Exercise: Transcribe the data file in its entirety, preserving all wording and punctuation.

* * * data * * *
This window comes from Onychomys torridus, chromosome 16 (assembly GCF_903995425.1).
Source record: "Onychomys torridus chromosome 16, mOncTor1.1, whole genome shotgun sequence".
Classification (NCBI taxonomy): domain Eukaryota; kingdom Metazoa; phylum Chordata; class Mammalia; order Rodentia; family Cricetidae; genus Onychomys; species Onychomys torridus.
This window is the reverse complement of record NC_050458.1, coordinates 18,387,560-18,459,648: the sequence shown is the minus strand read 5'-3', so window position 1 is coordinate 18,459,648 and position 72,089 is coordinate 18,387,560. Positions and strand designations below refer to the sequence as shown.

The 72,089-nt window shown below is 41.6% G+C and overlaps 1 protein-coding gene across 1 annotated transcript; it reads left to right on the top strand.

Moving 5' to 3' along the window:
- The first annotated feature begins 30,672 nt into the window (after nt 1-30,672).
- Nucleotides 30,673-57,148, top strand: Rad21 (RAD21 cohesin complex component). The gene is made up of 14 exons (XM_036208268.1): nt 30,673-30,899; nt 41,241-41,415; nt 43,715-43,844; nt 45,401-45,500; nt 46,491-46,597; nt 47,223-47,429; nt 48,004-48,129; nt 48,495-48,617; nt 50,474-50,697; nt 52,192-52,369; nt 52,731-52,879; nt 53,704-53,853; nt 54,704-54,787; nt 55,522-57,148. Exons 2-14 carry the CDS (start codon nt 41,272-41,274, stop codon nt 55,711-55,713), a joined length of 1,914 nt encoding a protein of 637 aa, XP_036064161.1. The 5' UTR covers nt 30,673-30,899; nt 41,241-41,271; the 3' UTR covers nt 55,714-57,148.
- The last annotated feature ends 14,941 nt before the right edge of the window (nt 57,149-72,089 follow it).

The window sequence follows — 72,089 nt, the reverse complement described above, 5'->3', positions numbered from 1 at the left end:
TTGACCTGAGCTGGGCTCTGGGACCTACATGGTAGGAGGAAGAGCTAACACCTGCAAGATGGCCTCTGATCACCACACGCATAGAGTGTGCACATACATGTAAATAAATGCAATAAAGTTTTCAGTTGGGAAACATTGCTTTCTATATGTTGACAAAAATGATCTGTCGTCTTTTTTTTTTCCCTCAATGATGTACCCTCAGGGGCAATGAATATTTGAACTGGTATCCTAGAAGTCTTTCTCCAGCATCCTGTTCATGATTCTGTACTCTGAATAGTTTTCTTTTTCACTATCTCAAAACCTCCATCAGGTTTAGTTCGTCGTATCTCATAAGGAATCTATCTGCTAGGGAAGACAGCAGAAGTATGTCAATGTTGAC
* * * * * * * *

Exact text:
This window comes from Onychomys torridus, chromosome 16 (assembly GCF_903995425.1).
Source record: "Onychomys torridus chromosome 16, mOncTor1.1, whole genome shotgun sequence".
Classification (NCBI taxonomy): domain Eukaryota; kingdom Metazoa; phylum Chordata; class Mammalia; order Rodentia; family Cricetidae; genus Onychomys; species Onychomys torridus.
This window is the reverse complement of record NC_050458.1, coordinates 18,387,560-18,459,648: the sequence shown is the minus strand read 5'-3', so window position 1 is coordinate 18,459,648 and position 72,089 is coordinate 18,387,560. Positions and strand designations below refer to the sequence as shown.

The 72,089-nt window shown below is 41.6% G+C and overlaps 1 protein-coding gene across 1 annotated transcript; it reads left to right on the top strand.

Moving 5' to 3' along the window:
- The first annotated feature begins 30,672 nt into the window (after nt 1-30,672).
- Nucleotides 30,673-57,148, top strand: Rad21 (RAD21 cohesin complex component). The gene is made up of 14 exons (XM_036208268.1): nt 30,673-30,899; nt 41,241-41,415; nt 43,715-43,844; nt 45,401-45,500; nt 46,491-46,597; nt 47,223-47,429; nt 48,004-48,129; nt 48,495-48,617; nt 50,474-50,697; nt 52,192-52,369; nt 52,731-52,879; nt 53,704-53,853; nt 54,704-54,787; nt 55,522-57,148. Exons 2-14 carry the CDS (start codon nt 41,272-41,274, stop codon nt 55,711-55,713), a joined length of 1,914 nt encoding a protein of 637 aa, XP_036064161.1. The 5' UTR covers nt 30,673-30,899; nt 41,241-41,271; the 3' UTR covers nt 55,714-57,148.
- The last annotated feature ends 14,941 nt before the right edge of the window (nt 57,149-72,089 follow it).

The window sequence follows — 72,089 nt, the reverse complement described above, 5'->3', positions numbered from 1 at the left end:
TTGACCTGAGCTGGGCTCTGGGACCTACATGGTAGGAGGAAGAGCTAACACCTGCAAGATGGCCTCTGATCACCACACGCATAGAGTGTGCACATACATGTAAATAAATGCAATAAAGTTTTCAGTTGGGAAACATTGCTTTCTATATGTTGACAAAAATGATCTGTCGTCTTTTTTTTTTCCCTCAATGATGTACCCTCAGGGGCAATGAATATTTGAACTGGTATCCTAGAAGTCTTTCTCCAGCATCCTGTTCATGATTCTGTACTCTGAATAGTTTTCTTTTTCACTATCTCAAAACCTCCATCAGGTTTAGTTCGTCGTATCTCATAAGGAATCTATCTGCTAGGGAAGACAGCAGAAGTATGTCAATGTTGAC